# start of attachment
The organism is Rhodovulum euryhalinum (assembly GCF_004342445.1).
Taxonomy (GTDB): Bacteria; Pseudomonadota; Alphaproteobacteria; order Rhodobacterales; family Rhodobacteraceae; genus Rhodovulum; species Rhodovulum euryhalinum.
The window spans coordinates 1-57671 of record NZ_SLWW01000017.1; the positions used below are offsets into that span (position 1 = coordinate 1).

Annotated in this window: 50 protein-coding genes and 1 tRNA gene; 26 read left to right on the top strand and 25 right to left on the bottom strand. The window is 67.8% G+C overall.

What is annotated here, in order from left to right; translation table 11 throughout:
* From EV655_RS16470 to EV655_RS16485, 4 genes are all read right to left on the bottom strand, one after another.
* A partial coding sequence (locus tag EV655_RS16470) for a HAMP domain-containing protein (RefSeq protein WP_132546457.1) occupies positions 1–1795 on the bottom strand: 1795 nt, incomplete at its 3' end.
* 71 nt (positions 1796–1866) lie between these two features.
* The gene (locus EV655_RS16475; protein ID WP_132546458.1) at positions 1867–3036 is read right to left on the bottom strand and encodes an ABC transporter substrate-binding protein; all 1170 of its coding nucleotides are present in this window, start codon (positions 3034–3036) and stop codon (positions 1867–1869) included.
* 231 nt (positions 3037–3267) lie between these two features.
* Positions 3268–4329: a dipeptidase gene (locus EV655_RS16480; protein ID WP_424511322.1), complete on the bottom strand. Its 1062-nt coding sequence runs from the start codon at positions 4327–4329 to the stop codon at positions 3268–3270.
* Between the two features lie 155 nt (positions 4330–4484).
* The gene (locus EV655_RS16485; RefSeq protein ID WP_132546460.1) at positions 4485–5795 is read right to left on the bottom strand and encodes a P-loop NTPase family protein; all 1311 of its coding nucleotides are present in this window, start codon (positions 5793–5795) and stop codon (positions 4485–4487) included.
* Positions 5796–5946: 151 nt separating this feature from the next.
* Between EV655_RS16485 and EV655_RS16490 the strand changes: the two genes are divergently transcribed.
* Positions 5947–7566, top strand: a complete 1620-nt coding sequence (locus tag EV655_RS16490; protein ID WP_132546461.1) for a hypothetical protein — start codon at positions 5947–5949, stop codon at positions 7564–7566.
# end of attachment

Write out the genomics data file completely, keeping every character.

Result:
The organism is Rhodovulum euryhalinum (assembly GCF_004342445.1).
Taxonomy (GTDB): Bacteria; Pseudomonadota; Alphaproteobacteria; order Rhodobacterales; family Rhodobacteraceae; genus Rhodovulum; species Rhodovulum euryhalinum.
The window spans coordinates 1-57671 of record NZ_SLWW01000017.1; the positions used below are offsets into that span (position 1 = coordinate 1).

Annotated in this window: 50 protein-coding genes and 1 tRNA gene; 26 read left to right on the top strand and 25 right to left on the bottom strand. The window is 67.8% G+C overall.

What is annotated here, in order from left to right; translation table 11 throughout:
* From EV655_RS16470 to EV655_RS16485, 4 genes are all read right to left on the bottom strand, one after another.
* A partial coding sequence (locus tag EV655_RS16470) for a HAMP domain-containing protein (RefSeq protein WP_132546457.1) occupies positions 1–1795 on the bottom strand: 1795 nt, incomplete at its 3' end.
* 71 nt (positions 1796–1866) lie between these two features.
* The gene (locus EV655_RS16475; protein ID WP_132546458.1) at positions 1867–3036 is read right to left on the bottom strand and encodes an ABC transporter substrate-binding protein; all 1170 of its coding nucleotides are present in this window, start codon (positions 3034–3036) and stop codon (positions 1867–1869) included.
* 231 nt (positions 3037–3267) lie between these two features.
* Positions 3268–4329: a dipeptidase gene (locus EV655_RS16480; protein ID WP_424511322.1), complete on the bottom strand. Its 1062-nt coding sequence runs from the start codon at positions 4327–4329 to the stop codon at positions 3268–3270.
* Between the two features lie 155 nt (positions 4330–4484).
* The gene (locus EV655_RS16485; RefSeq protein ID WP_132546460.1) at positions 4485–5795 is read right to left on the bottom strand and encodes a P-loop NTPase family protein; all 1311 of its coding nucleotides are present in this window, start codon (positions 5793–5795) and stop codon (positions 4485–4487) included.
* Positions 5796–5946: 151 nt separating this feature from the next.
* Between EV655_RS16485 and EV655_RS16490 the strand changes: the two genes are divergently transcribed.
* Positions 5947–7566, top strand: a complete 1620-nt coding sequence (locus tag EV655_RS16490; protein ID WP_132546461.1) for a hypothetical protein — start codon at positions 5947–5949, stop codon at positions 7564–7566.